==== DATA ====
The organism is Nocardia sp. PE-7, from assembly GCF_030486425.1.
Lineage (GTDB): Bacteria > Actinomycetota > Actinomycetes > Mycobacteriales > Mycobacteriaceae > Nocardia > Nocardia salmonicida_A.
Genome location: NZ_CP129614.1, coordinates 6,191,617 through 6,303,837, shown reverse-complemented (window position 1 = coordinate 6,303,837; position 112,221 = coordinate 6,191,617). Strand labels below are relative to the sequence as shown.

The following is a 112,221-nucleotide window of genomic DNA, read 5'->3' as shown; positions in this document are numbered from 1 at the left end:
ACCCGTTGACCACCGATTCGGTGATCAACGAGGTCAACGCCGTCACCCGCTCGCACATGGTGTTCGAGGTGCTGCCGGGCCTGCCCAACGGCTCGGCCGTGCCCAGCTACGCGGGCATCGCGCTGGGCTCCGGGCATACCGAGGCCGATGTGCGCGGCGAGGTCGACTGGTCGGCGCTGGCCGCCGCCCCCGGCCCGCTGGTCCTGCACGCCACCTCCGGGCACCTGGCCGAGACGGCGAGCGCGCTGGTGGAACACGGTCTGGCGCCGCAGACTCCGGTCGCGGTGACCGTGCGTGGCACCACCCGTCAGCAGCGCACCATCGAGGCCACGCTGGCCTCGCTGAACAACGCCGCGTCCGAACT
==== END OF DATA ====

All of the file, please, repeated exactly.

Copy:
The organism is Nocardia sp. PE-7, from assembly GCF_030486425.1.
Lineage (GTDB): Bacteria > Actinomycetota > Actinomycetes > Mycobacteriales > Mycobacteriaceae > Nocardia > Nocardia salmonicida_A.
Genome location: NZ_CP129614.1, coordinates 6,191,617 through 6,303,837, shown reverse-complemented (window position 1 = coordinate 6,303,837; position 112,221 = coordinate 6,191,617). Strand labels below are relative to the sequence as shown.

The following is a 112,221-nucleotide window of genomic DNA, read 5'->3' as shown; positions in this document are numbered from 1 at the left end:
ACCCGTTGACCACCGATTCGGTGATCAACGAGGTCAACGCCGTCACCCGCTCGCACATGGTGTTCGAGGTGCTGCCGGGCCTGCCCAACGGCTCGGCCGTGCCCAGCTACGCGGGCATCGCGCTGGGCTCCGGGCATACCGAGGCCGATGTGCGCGGCGAGGTCGACTGGTCGGCGCTGGCCGCCGCCCCCGGCCCGCTGGTCCTGCACGCCACCTCCGGGCACCTGGCCGAGACGGCGAGCGCGCTGGTGGAACACGGTCTGGCGCCGCAGACTCCGGTCGCGGTGACCGTGCGTGGCACCACCCGTCAGCAGCGCACCATCGAGGCCACGCTGGCCTCGCTGAACAACGCCGCGTCCGAACT